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Creating and Sustaining Culturally Responsive Learning Environment Part Four

In Creating Culturally and Sustaining Responsive Learning Experiences Part III, we diagrammed headlines to deconstruct racism and implicit bias using a 2018 TED Talk by Baratunde Thurston. Following the same pattern of diagramming, but more in terms of understanding the importance of words and how they are used in language arts (reading, writing, speaking, and listening), the goal is to use Part IV to lay the ground work on building word wealth through a robust word study across all content areas. In fact, disciplinary literacy—the intersection of content knowledge, experiences, and skills necessary to demonstrate understanding through the ability to read, write, communicate, and think critically using approaches unique to a specific discipline—will anchor the content covered in several of the upcoming parts in this series. 

Part I of the Creating and Sustaining Culturally Responsive Learning Environments concluded with a call to action that implored all ELA/literacy educators and leaders to, “Remember that ensuring traditionally marginalized students can read, write, and communicate at or above grade-level is an act of social justice!”  However, to ensure grade-level literacy for ALL students, we must to start with words. Why words? “We cannot expect to see improvement in reading comprehension, academic conversation, or writing skills if the vocabulary of students is shallow. Not just low, as in the number of words, but “shallow” as in the low word knowledge and the confidence needed to learn new words” (Hammond 2019). Remember, in Part II, the discussion centered around confidence proceeding competence.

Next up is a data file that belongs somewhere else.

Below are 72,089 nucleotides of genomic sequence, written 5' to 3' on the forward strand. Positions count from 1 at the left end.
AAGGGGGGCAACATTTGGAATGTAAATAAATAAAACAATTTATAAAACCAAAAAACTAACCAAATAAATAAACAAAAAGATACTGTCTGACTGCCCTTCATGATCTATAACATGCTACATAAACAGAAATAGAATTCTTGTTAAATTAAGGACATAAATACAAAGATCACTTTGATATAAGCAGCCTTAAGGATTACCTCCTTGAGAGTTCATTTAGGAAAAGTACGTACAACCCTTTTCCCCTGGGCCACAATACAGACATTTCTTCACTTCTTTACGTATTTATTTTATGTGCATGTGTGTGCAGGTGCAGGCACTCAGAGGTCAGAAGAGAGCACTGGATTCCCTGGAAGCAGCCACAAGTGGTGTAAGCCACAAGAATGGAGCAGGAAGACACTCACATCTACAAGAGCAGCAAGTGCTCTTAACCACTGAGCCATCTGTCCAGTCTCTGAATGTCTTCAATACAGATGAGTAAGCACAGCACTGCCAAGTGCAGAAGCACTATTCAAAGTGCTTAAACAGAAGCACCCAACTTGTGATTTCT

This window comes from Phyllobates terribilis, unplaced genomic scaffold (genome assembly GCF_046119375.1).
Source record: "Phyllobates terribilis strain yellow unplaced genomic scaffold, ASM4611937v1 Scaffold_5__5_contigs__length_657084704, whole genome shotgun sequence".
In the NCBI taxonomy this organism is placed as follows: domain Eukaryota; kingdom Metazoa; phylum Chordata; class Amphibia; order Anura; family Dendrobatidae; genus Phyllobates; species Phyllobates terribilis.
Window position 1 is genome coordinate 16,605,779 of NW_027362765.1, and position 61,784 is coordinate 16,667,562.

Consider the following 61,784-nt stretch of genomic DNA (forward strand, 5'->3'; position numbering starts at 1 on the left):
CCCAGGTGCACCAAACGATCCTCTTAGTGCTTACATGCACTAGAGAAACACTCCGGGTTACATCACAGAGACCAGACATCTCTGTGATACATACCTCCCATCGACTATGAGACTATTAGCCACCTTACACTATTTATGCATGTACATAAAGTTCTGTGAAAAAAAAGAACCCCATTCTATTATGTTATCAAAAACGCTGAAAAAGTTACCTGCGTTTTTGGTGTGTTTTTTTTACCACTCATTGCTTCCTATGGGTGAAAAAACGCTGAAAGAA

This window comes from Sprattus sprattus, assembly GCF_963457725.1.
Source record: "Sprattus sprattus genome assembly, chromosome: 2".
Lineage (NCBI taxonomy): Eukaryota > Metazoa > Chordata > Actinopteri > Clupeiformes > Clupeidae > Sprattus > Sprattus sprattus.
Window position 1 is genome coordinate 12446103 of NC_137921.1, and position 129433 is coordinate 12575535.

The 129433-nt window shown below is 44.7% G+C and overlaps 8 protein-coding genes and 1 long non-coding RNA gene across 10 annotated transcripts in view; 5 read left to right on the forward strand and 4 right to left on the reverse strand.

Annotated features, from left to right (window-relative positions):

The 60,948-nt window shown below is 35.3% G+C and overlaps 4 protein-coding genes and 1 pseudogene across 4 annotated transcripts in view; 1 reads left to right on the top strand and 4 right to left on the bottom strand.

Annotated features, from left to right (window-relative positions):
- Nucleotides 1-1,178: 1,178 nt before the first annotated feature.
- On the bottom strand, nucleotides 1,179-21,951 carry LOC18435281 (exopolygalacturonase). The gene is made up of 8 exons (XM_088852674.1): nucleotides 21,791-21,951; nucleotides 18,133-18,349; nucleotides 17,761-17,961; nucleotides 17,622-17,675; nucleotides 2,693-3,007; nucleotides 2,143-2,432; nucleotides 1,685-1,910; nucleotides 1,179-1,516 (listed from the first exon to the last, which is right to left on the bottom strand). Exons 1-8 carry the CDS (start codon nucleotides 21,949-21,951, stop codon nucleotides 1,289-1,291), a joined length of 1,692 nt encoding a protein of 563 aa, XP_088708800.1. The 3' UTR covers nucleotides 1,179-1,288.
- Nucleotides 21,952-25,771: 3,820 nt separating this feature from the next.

Understandably, there are several steps that both proceed and must be taught in conjunction with vocabulary. This is well documented in the research-based practices governing the Colorado Academic Standards (CAS) for Reading, Writing, and Communicating (RWC). The RWC standards invite students to use texts—any media, print or nonprint, used to communicate an idea, emotion, or information—to better understand others' experiences in the world and to command language in order to articulate their own perspective on the human experience. They intentionally reflect the read-write-speak-listen connection and the relationship between critically consuming text to build knowledge and producing texts to convey knowledge. As our students advance from grade level to grade level, the depth and complexity housed within the content, concepts, and skills of the standards increases. Therefore, the expectation to learn how to read, write, and communicate while simultaneously reading, writing, and communicating to learn requires students to deconstruct the parts of text to understand the whole, as well as the different techniques employed by writers. How can our students deconstruct a text without knowing and understanding the words of a text? Words matter!

  1. What is the literacy + equity connection to word wealth?